Fathers who smoke around their pregnant partners ‘increase their unborn babies’ risk of asthma by a THIRD’
- Six-year-olds are more likely to suffer from asthma if their fathers smoked
- Smoke exposure triggers DNA changes to genes that regulate our immunity
- Triggers autoimmune-condition asthma, which causes airway inflammation
Fathers who smoke around their pregnant partners may put their unborn child at risk of asthma, research suggests.
A study found youngsters who were exposed to smoke in the womb from their dads are more likely to develop the wheezing condition by six years old.
Smoke exposure in the womb is thought to trigger DNA changes to genes that regulate our immune system.
This may lead to asthma, which can be brought on by the immune system mistakenly identifying harmless substances as ‘threats’.
It then launches a defense against these threats, which includes inflammation of the airways.
The link between a smoking mother and asthma was already known but researchers said smoke specifically from fathers, who are likely to spend a lot of time with the mother, has not been studied in detail.
Fathers who smoke around their pregnant partners may put their child at risk of asthma (stock)
The research was carried out by Po-Zen Hospital in Kaohsiung, Taiwan, and led by Dr Chih-Chiang Wu, of the department of paediatrics.
Dr Avni Joshi, a researcher at the Mayo Clinic Children’s Center in Rochester, Minnesota, who was not involved in the study, said: ‘Smoking is bad at ANY point in time: Before the baby is born and after the baby is born.
‘Many parents defer quitting until the baby is born, but this study stresses the prenatal exposure to tobacco creates changes to the unborn child’s immune system.
‘Hence it is best to quit as a family decides to have children, even before the conception happens.’
Childhood asthma has been on the rise worldwide in recent decades, the researchers wrote in the journal Frontiers in Genetics.
One in 11 children (1.1million) in the UK are receiving treatment for asthma, Asthma UK statistics show.
And one in 12 youngsters in the US had the condition in 2017, according to the Asthma and Allergy Foundation of America.
The ‘complex disease’ is thought to be ‘programmed by early-life environmental exposure’, the researchers wrote.
Childhood asthma has long been associated with mothers smoking during pregnancy.
Several studies have found women who light up while expecting are more likely to have children who wheeze.
However, less was known about how fathers who smoke influence their child’s later lung health.
To uncover this, the researchers followed 756 babies over six years.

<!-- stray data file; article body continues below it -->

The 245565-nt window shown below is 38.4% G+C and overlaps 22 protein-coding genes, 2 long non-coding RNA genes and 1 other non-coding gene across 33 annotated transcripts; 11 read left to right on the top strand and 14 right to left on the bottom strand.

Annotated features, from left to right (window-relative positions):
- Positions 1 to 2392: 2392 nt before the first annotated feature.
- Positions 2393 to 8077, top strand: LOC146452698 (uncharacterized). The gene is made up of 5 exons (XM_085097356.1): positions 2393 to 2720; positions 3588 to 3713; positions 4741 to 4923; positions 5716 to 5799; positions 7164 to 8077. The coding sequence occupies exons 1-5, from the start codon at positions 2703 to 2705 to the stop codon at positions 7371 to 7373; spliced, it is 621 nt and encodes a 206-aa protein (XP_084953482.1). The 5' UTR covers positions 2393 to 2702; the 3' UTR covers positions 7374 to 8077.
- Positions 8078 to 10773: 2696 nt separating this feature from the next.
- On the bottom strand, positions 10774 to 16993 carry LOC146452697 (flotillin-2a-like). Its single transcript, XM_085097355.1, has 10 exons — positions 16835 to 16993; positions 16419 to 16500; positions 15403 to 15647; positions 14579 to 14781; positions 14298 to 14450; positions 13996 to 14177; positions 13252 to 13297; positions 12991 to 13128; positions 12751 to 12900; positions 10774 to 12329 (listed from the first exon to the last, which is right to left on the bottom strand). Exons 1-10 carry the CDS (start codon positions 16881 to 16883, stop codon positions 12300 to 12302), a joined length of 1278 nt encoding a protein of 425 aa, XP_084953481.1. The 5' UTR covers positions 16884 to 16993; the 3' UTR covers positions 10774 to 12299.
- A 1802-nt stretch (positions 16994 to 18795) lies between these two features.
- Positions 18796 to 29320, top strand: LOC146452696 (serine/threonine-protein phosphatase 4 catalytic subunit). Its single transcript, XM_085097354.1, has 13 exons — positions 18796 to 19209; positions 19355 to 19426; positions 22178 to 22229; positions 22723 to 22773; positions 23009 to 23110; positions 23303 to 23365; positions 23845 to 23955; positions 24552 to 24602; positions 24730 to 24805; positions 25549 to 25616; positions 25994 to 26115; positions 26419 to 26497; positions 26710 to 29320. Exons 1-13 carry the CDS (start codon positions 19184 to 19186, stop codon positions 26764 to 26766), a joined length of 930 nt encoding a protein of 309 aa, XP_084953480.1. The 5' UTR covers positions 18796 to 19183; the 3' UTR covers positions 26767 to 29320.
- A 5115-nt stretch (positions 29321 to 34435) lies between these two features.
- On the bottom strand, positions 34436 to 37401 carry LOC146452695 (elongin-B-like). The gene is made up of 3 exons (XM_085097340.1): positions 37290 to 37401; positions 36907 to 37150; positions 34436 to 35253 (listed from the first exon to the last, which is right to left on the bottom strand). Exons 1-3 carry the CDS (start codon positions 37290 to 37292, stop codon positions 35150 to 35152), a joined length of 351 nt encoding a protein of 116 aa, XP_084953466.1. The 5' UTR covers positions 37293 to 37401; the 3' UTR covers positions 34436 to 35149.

The infants’ parents were asked about their smoking habits.
WHAT IS ASTHMA?
Asthma is a common but incurable condition which affects the small tubes inside the lungs.
It can cause them to become inflamed, or swollen, which restricts the airways and makes it harder to breathe.
The condition affects people of all ages and often starts in childhood. Symptoms may improve or even go away as children grow older, but can return in adulthood.
Symptoms include wheezing, breathlessness, a tight chest and coughing, and these may get worse during an asthma attack.
Treatment usually involves medication which is inhaled to calm down the lungs.
Triggers for the condition include allergies, dust, air pollution, exercise and infections such as cold or flu.
If you think you or your child has asthma you should visit a doctor, because it can develop into more serious complications like fatigue or lung infections.
Almost one in four of the babies were exposed to tobacco in the womb via their fathers.
This is compared to just 0.2 per cent of the mothers who lit up while pregnant.
Results revealed 31 per cent of the children whose fathers smoked while their partners were pregnant suffered from asthma by the time they were six.
This is compared to just 23 per cent of the youngsters who developed asthma despite their fathers not smoking.
Asthma was more common among the children whose fathers were heavy smokers.
Of those whose dads got through more than 20 cigarettes a day, 35 per cent developed asthma.
This is compared to 25 per cent of the youngsters whose fathers smoked less than 20 cigarettes over 24 hours and 23 per cent of the children whose dads did not light up at all.
In a second part of the experiment, the researchers analysed DNA from the umbilical-cord blood of the babies.
This was collected immediately after the infants had been born, and again at 18 months and six years old.
They found the more fathers smoked during their partners’ pregnancies, the more methylation occurred along three genes that are involved in immune system function.
Methylation is the addition of the organic compound methyl to DNA, which modifies how genes are expressed.
The youngsters with the highest degree of methylation were almost twice as likely to develop asthma in early childhood.
However, smoking was not linked to the onset of allergies among the children or their levels of the IgE antibody.
IgE increases in response to an allergen, such as pollen, triggering a range of symptoms like rash, sneezing and swollen lips.
This suggests asthma that is triggered by tobacco exposure is unlike allergic asthma, which is driven by exposure to an allergen or excessive levels of the IgE antibody.
The researchers, stress, however, the study was not designed to uncover how parents who smoke during pregnancy may directly cause methylation.
It also unclear how these DNA alterations lead to asthma, they add.
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